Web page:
Tim Kelly is from Ilkley in Yorkshire. He has lived and worked in Ireland, Scotland, Wales, England, Greece and Japan. He has taught at the universities of Lancaster, Sheffield, St Andrews and Warwick in the UK and Doshisha University in Japan. He is currently Associate Head of the School of Humanities at Coventry University and teaches poetry, short story writing and screenwriting. He writes poetry, drama and fiction. You can find out more about Tim on his website: http://timkellywriter.com
Tim Kelly in 60 seconds
When did you start writing?Home in Ilkley.
What do you love about Short Stories?What's not to love?
Do you write in other forms?Yes, I've written poetry, screenplays and a novel.
What distracts you from writing?Everything.
Outside of writing, what are your other passions?People.
What is your favourite book?Recently read 'Out' by Kirino Natsuo, but can you better Süskind's 'Perfume'?
Who are your favourite writers?Dostoevsky first did it for me, then Henry Miller and Yeats: I love Yeats the most.
Where is your dream location?I miss living in Greece and visit every year.
What one item would you put into Room 101?Capitalism?
Do you have any advice for new writers?It would be Beckett's from 'Worstward Ho': Ever tried. Ever failed. No matter. Try Again. Fail again. Fail better.
Work by Tim Kelly:
K-chik: the lock gave two distinct metallic clicks and we entered the holiday cottage. Outside the day was dying and a streak of orange pasted the horizon above the town. The cottage was nothing more than a tiny one-bedroomed terrace, but from the window lay the estuary, sparkling a rainbow of lights reflecting from the water-front restaurants, stretching out into the vast and darkening sea.
I don't believe in vampires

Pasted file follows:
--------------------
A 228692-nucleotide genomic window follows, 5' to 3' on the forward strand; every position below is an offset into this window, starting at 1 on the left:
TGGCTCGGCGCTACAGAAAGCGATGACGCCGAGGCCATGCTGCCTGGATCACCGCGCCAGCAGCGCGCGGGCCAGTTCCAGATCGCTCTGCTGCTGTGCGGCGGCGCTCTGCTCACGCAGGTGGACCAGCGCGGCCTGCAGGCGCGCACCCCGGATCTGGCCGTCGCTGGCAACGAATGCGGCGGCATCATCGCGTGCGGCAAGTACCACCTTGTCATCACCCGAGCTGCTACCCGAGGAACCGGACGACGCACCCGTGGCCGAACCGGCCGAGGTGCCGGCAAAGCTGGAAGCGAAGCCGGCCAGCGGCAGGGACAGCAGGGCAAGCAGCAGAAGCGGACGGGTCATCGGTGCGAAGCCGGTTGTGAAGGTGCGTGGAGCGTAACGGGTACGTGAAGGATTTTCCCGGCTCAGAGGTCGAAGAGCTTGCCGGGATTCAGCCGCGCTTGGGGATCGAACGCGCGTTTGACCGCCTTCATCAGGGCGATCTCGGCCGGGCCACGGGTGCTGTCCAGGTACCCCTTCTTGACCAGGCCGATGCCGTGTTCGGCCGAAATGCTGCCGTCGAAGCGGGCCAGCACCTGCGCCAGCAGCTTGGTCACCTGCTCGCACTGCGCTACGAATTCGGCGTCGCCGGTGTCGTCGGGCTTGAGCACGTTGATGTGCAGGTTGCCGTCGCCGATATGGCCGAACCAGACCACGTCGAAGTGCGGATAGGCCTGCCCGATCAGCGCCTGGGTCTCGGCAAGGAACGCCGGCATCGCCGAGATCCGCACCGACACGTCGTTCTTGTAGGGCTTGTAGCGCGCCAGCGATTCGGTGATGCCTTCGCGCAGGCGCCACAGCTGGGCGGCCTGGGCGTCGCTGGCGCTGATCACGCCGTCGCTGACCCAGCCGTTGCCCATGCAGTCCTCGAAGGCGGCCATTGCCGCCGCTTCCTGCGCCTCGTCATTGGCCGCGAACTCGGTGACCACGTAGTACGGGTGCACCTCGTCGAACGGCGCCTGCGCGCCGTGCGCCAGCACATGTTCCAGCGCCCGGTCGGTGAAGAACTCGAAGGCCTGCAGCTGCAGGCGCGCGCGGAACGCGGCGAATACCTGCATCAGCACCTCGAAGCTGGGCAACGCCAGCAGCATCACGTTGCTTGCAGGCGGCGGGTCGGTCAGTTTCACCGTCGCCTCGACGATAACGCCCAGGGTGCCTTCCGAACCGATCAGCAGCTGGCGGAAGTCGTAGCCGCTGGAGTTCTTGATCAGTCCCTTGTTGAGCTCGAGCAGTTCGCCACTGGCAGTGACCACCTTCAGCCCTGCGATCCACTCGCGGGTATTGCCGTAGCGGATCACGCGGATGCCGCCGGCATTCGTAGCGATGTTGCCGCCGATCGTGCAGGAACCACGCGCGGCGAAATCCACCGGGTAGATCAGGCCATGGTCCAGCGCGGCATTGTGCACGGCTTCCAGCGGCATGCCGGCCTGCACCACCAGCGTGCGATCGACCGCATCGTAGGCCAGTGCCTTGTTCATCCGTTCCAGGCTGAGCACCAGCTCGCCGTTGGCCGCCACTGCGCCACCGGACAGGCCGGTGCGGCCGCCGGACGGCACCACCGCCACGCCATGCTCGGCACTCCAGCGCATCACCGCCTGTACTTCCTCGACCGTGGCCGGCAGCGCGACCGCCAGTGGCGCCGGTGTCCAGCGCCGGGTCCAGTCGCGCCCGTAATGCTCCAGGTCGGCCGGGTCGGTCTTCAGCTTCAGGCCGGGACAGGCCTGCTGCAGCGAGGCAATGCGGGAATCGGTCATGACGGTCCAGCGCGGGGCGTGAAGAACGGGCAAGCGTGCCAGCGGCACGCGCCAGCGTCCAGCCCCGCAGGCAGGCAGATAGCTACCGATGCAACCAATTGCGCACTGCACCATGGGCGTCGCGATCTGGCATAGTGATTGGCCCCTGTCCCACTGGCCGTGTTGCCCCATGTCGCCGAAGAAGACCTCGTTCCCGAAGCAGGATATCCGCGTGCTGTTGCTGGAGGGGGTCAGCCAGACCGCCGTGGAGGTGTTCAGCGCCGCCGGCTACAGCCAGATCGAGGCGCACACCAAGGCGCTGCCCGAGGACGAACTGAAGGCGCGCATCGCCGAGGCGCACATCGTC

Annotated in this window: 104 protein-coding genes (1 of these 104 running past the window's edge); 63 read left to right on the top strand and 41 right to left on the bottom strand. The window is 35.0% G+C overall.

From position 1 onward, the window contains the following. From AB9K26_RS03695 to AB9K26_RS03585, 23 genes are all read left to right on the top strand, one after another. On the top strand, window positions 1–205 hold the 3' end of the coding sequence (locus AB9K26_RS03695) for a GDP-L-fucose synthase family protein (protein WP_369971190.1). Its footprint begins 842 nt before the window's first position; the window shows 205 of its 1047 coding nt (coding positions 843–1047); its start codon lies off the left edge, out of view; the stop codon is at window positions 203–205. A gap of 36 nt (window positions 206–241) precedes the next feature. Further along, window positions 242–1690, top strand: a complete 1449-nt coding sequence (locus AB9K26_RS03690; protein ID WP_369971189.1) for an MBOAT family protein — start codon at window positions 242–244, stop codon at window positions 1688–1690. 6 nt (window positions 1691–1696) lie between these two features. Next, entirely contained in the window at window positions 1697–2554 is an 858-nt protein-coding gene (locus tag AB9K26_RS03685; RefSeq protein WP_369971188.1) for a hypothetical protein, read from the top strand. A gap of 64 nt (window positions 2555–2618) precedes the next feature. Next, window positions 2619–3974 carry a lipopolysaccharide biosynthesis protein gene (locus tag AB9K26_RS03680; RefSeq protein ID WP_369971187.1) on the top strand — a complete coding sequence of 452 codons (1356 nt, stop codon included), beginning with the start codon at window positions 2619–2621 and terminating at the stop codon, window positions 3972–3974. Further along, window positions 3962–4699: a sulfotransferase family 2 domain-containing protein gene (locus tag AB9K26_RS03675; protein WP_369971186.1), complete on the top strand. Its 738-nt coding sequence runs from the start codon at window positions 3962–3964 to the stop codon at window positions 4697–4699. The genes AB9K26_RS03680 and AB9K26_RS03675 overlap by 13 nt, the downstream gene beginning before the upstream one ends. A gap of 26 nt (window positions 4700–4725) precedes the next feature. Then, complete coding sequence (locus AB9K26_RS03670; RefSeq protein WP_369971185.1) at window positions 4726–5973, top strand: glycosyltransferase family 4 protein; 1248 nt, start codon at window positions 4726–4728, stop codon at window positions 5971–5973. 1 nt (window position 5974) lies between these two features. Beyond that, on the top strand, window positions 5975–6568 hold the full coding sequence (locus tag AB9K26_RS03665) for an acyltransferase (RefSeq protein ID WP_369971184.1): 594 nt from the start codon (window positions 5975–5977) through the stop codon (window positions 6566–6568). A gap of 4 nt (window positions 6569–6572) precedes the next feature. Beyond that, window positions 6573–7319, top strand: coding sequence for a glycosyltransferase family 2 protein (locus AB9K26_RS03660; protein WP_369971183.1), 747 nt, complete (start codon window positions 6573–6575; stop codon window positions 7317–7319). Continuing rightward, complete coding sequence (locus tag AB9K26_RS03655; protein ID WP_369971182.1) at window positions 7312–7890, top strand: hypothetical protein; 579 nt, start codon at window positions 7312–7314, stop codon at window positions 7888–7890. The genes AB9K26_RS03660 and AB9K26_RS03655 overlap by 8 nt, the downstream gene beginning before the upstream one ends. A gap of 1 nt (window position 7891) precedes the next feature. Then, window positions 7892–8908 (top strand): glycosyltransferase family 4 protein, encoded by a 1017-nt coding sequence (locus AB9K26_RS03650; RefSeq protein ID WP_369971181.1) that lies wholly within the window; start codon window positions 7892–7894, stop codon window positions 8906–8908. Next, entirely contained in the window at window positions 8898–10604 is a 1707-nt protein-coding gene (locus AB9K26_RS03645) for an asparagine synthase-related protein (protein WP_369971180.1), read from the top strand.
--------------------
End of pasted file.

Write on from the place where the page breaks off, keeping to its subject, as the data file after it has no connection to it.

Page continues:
“So, you don’t believe in vampires?” I shrugged nonchalantly: did he really expect me to believe in vampires? This was the 21st century. “And do you believe in God?” The old man was getting tiresome. This job was going to be more tedious than I’d anticipated. “No I don’t believe in God and I don’t believe in vampires.” “Yet you seek them out?” He turned and patted one of the two bloodhounds sitting by his side. “I’m interested in contemporary cultural phenomena. I’m a journalist, doing a story on cult groups, hence my interest in your Primave Society, Mr Faust.” “I see.” I took out my notebook and pencil. “Does Primave have a meaning? Is there some Italian connection?” “All things have meaning, young man.” “And is Nero Faust a pseudonym? It’s not your real name, is it?” “Names are just convenient labels. And all names are chosen, the only question is by whom. Take your name, for example. A famous, dare I say, notorious one: Mr William Van Helsing.” “I inherited my name, Mr Faust. It’s useful: my editor lets me write about all things spooky, weird and wonderful.” “Yes, the name intrigued me and I must confess it is why I accepted your request: we do not in normal circumstances allow outsiders to partake in the gatherings of the Primave.” He paused a moment. “So, are you the grandchild of the famed Professor Abraham Van Helsing?” “Grandchild? A great, great, great grandchild, I think. He’s been dead a hundred years.” And then Nero Faust did something strange: he leant towards me and with a long fingernail moved the hair that hung down over my forehead to one side, and started at me intensely. “Yes, I see the resemblance...”
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